Do the Math: Approximation of a Playlist §59

23 02 2012

Songs featuring something to do with mathematics

Summer Of ’69 – Bryan Adams
He’s frank (slight return) – The Monochrome Set
Birthday – Sugarcubes
Smile like you mean it – The Killers
Going Back To My Roots – Odyssey
Sign O’ The Times – Prince
Green shirt – Elvis Costello
Get It On – The Power Station
You’re So Square (Baby I Don’t Care) – Buddy Holly
1999 – Binary Finary
Heart and soul – Joy Division
Mornings eleven – The Magic Numbers
Identity – X-Ray Spex
American Pie – Don McLean
Bizarre love triangle – New Order
Circle In The Sand – Belinda Carlisle
Perfect – Fairground Attraction
Multiplication – Bobby Darin
When Will I See You Again – The Three Degrees
What’s the frequency Kenneth? – REM
The Magic Number – De La Soul
Concrete and Clay – Unit Four Plus Two

Leopard: spots unchanged

16 02 2012

The Leopard by Joe Nesbo



In the depths of winter, a killer stalks the city streets.

His victims are two young women, both found with twenty-four inexplicable puncture wounds, both drowned in their own blood. The crime scenes offer no clues, the media is reaching fever pitch, and the police are running out of options. There is only one man who can help them, and he doesn’t want to be found.

Deeply traumatised by an investigation that threatened the lives of those he holds most dear, Inspector Harry Hole has lost himself in the squalor of Hong Kong’s opium dens. But with his father seriously ill in hospital, Harry reluctantly agrees to return to Oslo. He has no intention of working on the case, but his instinct takes over when an MP is found brutally murdered in a city park.

The victims appear completely unconnected to one another, but it’s not long before Harry makes a discovery: the women all spent the night in an isolated mountain hostel. And someone is picking off the guests one by one.

It’s a pretty good thriller though and another entertaining outing for the ever morose Harry Hole. One of the most interesting of Nesbo’s books this and really does keep motoring along with Hole as a really compelling and complicated central character.


9 02 2012

Victory by Joseph Conrad



Set among the islands of the Malay Archipelago, ‘Victory’ is the story of Axel Heyst, a ‘utopist’ who shuns human society in favour of a solitary existence on the island of Samburan. On a rare trip away from his island solitude, Heyst visits Schomberg’s hotel in Sourabaya where he encounters an English girl who is part of a travelling ladies’ orchestra. He rescues her from a wretched existence and takes her back to Samburan. Schomberg, who had designs on the girl, is furious, and later he exacts his revenge by directing three villains to Samburan in pursuit of the fortune that Heyst is rumoured to have there. Their arrival in Heyst’s private paradise triggers a train of events which quickly reach a violent conclusion.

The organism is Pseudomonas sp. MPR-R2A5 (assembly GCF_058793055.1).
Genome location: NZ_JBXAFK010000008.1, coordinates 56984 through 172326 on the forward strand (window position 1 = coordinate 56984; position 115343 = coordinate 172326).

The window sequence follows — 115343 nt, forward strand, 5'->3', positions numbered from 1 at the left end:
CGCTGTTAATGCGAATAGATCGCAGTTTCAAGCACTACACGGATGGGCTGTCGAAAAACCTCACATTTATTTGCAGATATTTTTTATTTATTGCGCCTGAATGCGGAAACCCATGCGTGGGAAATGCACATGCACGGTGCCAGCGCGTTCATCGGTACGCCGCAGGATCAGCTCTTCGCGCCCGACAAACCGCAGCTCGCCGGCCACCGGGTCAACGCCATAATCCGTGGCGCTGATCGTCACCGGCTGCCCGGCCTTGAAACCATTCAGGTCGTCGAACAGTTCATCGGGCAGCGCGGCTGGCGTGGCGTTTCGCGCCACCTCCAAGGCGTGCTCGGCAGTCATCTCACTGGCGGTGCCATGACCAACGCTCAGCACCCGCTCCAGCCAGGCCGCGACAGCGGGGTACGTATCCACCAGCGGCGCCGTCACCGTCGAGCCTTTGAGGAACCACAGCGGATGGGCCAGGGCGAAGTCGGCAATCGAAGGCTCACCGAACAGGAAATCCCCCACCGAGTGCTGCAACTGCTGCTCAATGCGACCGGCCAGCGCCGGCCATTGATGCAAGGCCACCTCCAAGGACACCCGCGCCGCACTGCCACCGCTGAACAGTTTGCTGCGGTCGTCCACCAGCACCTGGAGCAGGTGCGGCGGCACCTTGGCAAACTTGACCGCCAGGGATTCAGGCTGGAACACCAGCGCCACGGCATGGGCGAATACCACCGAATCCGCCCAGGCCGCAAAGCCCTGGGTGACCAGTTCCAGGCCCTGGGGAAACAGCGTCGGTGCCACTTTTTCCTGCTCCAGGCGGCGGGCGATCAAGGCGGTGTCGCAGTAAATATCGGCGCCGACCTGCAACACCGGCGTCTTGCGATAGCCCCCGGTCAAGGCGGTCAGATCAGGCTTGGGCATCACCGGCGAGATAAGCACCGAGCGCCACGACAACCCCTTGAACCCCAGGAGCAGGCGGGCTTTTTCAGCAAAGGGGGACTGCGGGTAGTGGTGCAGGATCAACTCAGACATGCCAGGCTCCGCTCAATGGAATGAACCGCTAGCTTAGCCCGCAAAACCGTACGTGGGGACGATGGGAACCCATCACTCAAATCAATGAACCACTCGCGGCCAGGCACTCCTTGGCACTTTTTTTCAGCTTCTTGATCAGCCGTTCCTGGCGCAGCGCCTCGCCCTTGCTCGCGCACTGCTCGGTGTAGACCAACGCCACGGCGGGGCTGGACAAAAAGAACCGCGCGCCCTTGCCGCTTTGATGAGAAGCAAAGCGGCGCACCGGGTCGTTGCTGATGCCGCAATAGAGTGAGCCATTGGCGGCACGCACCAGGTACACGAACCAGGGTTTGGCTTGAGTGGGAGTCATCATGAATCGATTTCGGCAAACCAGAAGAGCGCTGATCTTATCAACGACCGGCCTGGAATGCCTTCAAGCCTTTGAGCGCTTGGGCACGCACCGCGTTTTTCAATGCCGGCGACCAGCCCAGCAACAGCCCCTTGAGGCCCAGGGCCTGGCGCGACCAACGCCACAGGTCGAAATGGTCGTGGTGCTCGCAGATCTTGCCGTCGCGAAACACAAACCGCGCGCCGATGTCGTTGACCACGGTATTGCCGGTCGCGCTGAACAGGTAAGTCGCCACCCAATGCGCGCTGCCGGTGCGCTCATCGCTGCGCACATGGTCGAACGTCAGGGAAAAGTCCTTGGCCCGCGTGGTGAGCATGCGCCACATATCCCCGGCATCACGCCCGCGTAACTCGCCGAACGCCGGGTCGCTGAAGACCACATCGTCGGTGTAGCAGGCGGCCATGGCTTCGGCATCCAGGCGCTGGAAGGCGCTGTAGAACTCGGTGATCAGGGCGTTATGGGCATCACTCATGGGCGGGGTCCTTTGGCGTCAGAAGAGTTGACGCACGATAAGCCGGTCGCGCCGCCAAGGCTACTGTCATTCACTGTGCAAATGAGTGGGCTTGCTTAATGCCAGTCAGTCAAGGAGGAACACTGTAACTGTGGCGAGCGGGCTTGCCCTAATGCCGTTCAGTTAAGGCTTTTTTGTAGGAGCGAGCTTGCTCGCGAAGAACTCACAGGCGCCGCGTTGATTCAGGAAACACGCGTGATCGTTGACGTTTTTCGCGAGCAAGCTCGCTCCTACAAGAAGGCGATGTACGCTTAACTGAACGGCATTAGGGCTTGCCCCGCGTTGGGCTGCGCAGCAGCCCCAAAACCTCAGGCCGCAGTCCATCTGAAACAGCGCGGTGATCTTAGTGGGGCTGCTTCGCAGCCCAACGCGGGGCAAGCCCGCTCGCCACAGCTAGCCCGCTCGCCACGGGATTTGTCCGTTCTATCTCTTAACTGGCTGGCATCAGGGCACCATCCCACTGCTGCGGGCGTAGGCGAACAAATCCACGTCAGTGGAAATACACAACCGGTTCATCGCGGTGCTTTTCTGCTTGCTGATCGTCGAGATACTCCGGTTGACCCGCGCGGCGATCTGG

I have to say I thought this was an outstanding book. I never cease to be amazed by the standard of Conrad’s writing and his storytelling ability. A terrific and compelling yarn.

Imperialist nonsense

2 02 2012

Imperial Bedrooms by Bret Easton Ellis

Clay is a successful screenwriter, middle-aged and disaffected; he’s in LA to cast his new movie. However, this trip is anything other than professional, and he’s soon drifting through a louche and long-familiar circle – a world largely populated by the band of infamous teenagers first introduced in Less Than Zero. But his debauched reverie is about to be interrupted by a violent plot for revenge and Clay’s seemingly endless proclivity for betrayal and exploitation looks set to land him somewhere darker and more ominous than ever before.

Yes it is debauched and violent and very Easton Ellis. But unfortunately, the plotting could not be much weaker, the characters more feeble and the narrative more plodding. Really poor. And can’t believe the Guardian said this about it:

‘Easton Ellis adds the playful self-advertisements of Philip Roth to the ambiguously complicit social reportage of F. Scott Fitzgerald. Imperial Bedrooms ranks with his best exercises in the latter register, teeming with sharp details of a narcissistic generation’

Comparing this tosh to Roth and F Scott Fitzgerald? Afraid not.

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